Space constraints limit what can be achieved in the 6th arrondissement, long popular with international buyers for its Left Bank location, leafy boulevards, high-end boutiques and famous restaurants.
“Surface or interior design, yes, but if it’s a big project — smashing walls and creating bedrooms — you won’t find much in the sixth,” says Roddy Aris, head of Knight Frank’s Paris business. He says that larger refurbs are more common in the 7th and 8th, where the Champs-Elysées is a big draw for many international buyers, and the posh 16th.
At €19,600 per sq m, the average price of Paris’s prime homes remain well below New York’s, at €24,480, and London’s, at €27,990, according to Knight Frank. The number of high-spec apartments in Paris has lagged that of other global cities in part because restrictive planning laws prevent developers from upgrading properties to exacting international standards.
“All of Paris is basically a historical monument: there are so many different levels of historical classification,” says Tung. She says the scarcity of air conditioning owes partly to restrictions on attaching unsightly units to the front or sides of historical facades; protected staircases mean that many buildings will never have elevators.
Getting permission from other residents for large-scale improvements to buildings is hard, says Aris. “Generally speaking, the common parts [of apartment buildings] are a bit shabby: the French are not too fussed about them, preferring to focus on their apartments.”
Agents suggest that the pandemic saw many affluent Parisians move outside the city centre in search of space, a garden and safety. But the number who chose the suburbs was comparable with previous years. According to Knight Frank, 34 per cent of those who left central Paris in the second half of 2020 chose inner suburbs such as Neuilly-sur-Seine, compared with the 10-year average of 30 per cent.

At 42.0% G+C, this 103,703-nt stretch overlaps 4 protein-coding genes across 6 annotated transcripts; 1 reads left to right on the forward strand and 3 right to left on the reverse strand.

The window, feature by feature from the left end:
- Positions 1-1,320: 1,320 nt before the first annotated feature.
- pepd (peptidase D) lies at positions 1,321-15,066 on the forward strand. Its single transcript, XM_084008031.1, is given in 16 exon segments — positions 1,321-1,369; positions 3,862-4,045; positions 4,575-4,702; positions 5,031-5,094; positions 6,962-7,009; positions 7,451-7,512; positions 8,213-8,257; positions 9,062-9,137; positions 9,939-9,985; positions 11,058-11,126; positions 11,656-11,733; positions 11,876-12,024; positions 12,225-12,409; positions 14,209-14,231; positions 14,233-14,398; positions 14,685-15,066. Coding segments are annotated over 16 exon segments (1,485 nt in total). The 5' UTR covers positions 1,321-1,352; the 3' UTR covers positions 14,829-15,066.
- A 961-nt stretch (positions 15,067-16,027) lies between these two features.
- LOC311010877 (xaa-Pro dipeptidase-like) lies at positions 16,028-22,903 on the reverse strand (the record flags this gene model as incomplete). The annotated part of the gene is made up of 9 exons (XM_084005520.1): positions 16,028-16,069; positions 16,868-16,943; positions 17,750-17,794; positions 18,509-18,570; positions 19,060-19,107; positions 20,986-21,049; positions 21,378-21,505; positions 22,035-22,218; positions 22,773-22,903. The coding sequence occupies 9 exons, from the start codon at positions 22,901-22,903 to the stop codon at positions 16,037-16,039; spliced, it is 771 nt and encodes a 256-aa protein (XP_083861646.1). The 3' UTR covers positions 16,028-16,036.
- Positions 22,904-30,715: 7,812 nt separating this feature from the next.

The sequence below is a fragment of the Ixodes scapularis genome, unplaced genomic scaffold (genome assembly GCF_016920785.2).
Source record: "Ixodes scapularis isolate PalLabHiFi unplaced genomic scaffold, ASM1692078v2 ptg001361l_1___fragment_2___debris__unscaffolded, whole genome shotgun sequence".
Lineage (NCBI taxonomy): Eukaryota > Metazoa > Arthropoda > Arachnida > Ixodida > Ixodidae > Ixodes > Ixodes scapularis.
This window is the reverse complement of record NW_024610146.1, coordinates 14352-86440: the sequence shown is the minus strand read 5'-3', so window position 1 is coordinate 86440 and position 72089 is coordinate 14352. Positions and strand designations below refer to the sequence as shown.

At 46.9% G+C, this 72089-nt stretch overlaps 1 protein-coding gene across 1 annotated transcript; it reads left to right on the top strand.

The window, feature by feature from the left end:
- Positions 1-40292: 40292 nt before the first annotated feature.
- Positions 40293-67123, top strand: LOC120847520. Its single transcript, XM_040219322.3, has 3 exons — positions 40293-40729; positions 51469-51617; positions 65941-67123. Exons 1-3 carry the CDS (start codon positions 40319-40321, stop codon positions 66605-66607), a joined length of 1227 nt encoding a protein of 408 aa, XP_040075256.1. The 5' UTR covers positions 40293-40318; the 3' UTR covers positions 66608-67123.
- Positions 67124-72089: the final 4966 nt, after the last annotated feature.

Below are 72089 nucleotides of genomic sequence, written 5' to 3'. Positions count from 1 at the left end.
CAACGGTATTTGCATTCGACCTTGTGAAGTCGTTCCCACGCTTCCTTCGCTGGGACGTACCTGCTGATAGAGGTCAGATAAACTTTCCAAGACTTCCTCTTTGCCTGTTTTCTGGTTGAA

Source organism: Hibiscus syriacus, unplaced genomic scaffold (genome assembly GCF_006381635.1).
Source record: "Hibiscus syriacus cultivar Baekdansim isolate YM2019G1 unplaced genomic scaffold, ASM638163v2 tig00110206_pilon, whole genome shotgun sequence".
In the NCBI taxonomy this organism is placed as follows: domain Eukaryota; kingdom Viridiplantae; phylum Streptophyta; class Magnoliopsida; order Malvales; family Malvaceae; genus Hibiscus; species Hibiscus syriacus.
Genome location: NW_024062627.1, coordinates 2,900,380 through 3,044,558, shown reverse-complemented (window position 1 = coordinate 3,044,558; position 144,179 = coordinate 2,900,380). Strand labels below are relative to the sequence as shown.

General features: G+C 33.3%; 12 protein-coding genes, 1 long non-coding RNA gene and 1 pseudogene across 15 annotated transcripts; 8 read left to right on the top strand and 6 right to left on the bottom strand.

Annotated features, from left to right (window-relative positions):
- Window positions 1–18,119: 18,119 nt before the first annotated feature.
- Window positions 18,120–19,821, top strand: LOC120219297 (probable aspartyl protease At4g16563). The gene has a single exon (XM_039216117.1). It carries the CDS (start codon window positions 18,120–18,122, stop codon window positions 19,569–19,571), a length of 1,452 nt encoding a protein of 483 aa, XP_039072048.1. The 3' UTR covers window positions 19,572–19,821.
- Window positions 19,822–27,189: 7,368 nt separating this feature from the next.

For the outer suburbs, including Le Vésinet or Croissy-sur-Seine, the equivalent figures were 11 per cent in 2020 and 8 per cent in 2019.
Kate Everett-Allen, head of international research at Knight Frank, reckons the exodus was at best temporary. “My assumption is a lot of the movement was to second homes and a short-term relocation.”
With a larger budget, Faivre found the extra space he needed around the corner in the 10th arrondissement, where in May he had an offer accepted on a three-bedroom flat near the Canal Saint-Martin for slightly below €2m. Built in the 1990s, the home is not the archetypal Paris style — “It lacks elaborate cornicing or parquet floors.” But it is larger and has two balconies.
After spending the first lockdown in the country, returning to the confines of their small Paris flat proved a real test for Faivre and his girlfriend and with the threat of another lockdown, Faivre is taking no chances. He has applied for a bridging loan to ensure the sale completes even if the buyer of his current home pulls out.